Sunnyside High School educators take part in the May 30 walk-in.
As of Thursday, May 31, 2018
SUNNYSIDE Sunnyside Education Association union members rallied for salary increases Wednesday morning with a “walk in.”
Dressed in red, the rally was to show that teachers support education, union President Paula Greene said.
“Walk-outs are negative, and this was meant to be positive,” she said. “We walked in.”
Superintendent Kevin McKay was in meetings and unavailable for comment, other school officials said.
Regardless, Greene said McKay has been supportive of educators, even with state law now putting them at odds.
Statutes now require certified and classified staff to bargain for salaries, she said.
“There isn’t a SAM — Salary Allocation Model — anymore,” Greene said.
“It’s a huge undertaking,” she said of the bargaining process currently under way.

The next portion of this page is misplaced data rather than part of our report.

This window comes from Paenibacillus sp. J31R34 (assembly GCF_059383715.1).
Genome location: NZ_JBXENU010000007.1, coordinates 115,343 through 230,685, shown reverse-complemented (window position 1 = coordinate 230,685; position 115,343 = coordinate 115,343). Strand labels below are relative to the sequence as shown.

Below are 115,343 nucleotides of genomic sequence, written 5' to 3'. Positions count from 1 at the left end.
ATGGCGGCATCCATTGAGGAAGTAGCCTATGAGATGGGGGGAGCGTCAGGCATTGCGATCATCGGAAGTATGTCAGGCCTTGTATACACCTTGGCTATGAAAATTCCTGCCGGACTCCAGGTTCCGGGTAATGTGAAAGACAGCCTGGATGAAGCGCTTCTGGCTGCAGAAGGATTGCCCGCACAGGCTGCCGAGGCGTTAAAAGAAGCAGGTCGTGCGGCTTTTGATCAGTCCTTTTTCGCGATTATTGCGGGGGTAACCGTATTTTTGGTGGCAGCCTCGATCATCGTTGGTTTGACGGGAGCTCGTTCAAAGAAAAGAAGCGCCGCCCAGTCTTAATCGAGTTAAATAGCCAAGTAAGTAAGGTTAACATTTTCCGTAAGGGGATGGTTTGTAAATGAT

Greene said union representatives have met with district officials 4-5 times, so far.
Contracts need to be negotiated by the beginning of the 2018-19 academic year, she said.
“We’re trying to show solidarity and support both the students and the bargaining unit,” she said, adding that some administrators also participated in the walk-in.
“Education matters,” Greene said.
“The effort is meant to be positive,” she said.
Elsewhere in the state, there are districts in which the bargaining process is not working.
Media outlets in the Tri-Cities report the Kennewick School District is refusing to negotiate salaries.
The Legislature added $1 billion to fund educator salaries this year in excess of an additional $1 billion allocated for public school students, doing away with the Salary Allocation Model used for three decades.
Therefore, educators have no choice regarding whether they bargain for salaries.
“It’s important to show there is support for educators, students and the community,” Greene said.